Local Israeli-Americans speak out on resettlement

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Joanna Tebbs Young
Circles of Community

Ori and Dena Goldberg, residents of Rutland since 2007, are both offspring of survivors of the Second World War. More specifically, Holocaust survivors. Raised in Israel, the Goldbergs themselves are also survivors of war (although they don’t consider themselves as such): the more than half-century-long stand-off with their country’s neighbor, Syria.

“There is no relationship between the two countries,” explains Ori. “It’s a stable war, a cold war. Status quo with no fighting, but a solid, inactive animosity.”

“We grew up knowing Syria was our biggest enemy, our biggest threat,” says Dena. “Under Hafez Al-Assad they had the strongest army.“

But, Dena emphatically explains, nothing is ever just black and white, and she was not raised to hate the people who happen to live in an “enemy” country.

So now, the Goldbergs want to speak out about the proposed Syrian refugee resettlement this coming October. “We don’t intend to represent all of Israel, all Jews,” says Dena, “but we do want to share our experience and our perspective. As much as this feels exposing to us, we feel passionate enough about the importance of assisting in the midst of this humanitarian crisis.”

And that perspective is well-informed. Impressively knowledgeable about the history of their country and the “very complicated story” of the Middle-East, the Goldbergs are direct and non-emotional about the refugee situation. ”It just has to happen. It’s about people.”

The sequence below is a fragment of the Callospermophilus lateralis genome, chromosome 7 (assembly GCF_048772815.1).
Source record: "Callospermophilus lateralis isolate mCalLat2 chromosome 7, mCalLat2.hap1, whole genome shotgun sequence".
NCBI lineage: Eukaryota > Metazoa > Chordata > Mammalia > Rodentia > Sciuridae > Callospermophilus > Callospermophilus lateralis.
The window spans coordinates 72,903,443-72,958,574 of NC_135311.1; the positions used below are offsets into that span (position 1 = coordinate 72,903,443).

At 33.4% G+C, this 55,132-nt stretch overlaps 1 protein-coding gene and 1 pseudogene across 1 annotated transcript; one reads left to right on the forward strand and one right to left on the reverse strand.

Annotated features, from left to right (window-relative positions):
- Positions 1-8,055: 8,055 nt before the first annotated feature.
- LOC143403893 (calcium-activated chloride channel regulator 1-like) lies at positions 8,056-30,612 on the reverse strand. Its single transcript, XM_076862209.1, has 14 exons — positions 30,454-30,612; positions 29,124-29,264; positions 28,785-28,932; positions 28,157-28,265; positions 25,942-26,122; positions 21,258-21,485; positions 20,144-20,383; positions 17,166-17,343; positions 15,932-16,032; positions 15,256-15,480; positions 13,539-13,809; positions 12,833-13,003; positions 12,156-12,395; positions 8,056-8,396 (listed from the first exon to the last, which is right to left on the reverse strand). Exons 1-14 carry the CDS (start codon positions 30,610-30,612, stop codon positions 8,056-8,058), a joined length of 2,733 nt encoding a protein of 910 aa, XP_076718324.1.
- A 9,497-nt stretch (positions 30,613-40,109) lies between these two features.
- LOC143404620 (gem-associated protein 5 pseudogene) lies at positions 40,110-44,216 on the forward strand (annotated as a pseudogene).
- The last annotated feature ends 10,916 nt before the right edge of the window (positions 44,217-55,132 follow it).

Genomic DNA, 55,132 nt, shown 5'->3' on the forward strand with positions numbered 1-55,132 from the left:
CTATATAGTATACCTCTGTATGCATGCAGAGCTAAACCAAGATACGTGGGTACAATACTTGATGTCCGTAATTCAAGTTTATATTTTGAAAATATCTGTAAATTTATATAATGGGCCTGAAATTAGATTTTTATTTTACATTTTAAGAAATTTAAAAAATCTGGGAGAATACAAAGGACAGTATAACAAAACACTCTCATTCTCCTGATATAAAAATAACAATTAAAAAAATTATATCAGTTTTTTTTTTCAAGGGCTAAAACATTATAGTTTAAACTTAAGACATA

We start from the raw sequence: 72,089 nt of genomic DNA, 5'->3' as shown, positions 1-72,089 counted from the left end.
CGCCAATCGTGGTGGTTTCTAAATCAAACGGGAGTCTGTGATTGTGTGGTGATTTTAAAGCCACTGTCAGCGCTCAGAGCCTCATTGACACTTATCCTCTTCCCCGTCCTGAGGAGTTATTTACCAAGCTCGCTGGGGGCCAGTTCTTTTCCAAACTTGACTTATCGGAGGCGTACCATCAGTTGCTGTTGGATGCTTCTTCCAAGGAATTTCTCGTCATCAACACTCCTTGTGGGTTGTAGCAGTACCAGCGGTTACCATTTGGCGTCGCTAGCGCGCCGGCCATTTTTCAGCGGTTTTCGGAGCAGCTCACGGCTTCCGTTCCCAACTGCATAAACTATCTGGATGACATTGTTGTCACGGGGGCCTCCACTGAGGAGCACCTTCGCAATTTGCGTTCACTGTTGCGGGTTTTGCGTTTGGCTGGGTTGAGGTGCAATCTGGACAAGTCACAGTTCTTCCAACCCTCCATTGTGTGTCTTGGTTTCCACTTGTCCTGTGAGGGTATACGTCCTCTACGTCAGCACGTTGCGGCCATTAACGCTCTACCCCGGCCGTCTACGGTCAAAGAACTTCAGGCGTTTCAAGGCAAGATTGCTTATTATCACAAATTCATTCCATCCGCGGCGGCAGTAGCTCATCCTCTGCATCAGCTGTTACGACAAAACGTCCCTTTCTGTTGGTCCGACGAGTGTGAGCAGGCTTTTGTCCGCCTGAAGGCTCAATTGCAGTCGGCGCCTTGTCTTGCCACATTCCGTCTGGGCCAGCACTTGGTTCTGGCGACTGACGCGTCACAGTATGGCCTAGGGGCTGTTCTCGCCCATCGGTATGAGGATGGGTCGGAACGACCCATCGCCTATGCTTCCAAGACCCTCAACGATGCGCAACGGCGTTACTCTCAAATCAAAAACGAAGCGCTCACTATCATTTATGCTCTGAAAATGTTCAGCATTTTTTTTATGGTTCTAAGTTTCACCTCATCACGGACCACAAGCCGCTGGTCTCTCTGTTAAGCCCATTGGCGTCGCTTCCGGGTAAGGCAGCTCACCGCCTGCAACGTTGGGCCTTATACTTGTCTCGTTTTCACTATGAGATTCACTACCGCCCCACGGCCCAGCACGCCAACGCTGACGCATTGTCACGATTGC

Dena, born in Wisconsin, where her maternal grandparents, who had been imprisoned at Auschwitz, had escaped after the war, is an American citizen. When Dena was a baby, her parents returned to Israel. There she met Ori, a classmate’s older brother. Traveling to various parts of the world both alone and together, the couple married in Cypress, and eventually moved to Connecticut.

It was here, while studying at the University of Connecticut, that Dena experienced something that influenced her greatly. “It was my first year, and I met these three girls.” The women were from Jordan, Iran, and Afghanistan, and Dena says, they “just clicked!” “We connected as people, regardless of where we were from or what we believed or who we were supposed to hate.”

This experience validated something she had been taught as part of the military training required of every Israeli citizen at age 18: To separate the civilian population from combative militants. For Dena, this distinction, the not lumping people together under one label, is key to what she believes is the only solution to continued violence: disarming hate groups and supporting humanitarian initiatives to sustain civilian populations for long-term resolutions.

Referring to the tendency of some to consider all Muslims (and even all Middle-Eastern-looking people) as terrorists, she says, “I ask people, ‘Would you like to be categorized by one tiny faction of your religion or ethnic group?” Using examples of far-right Jewish religious groups whose activities range from property confiscation to murder of innocent civilians, including children, and the Christian church who pickets the funerals of soldiers and gays, she asks, “Are all Jews members of Lehava? Are all Christians members of Westboro Baptist Church? Obviously not.”

“None of us want to be identified by the extremists in any particular group we may be a part [of],” she continues. “It is no different for the Syrians. We have the opportunity to make a difference; to allow parents to raise their children instead of fearing they’ll be torn away from them.”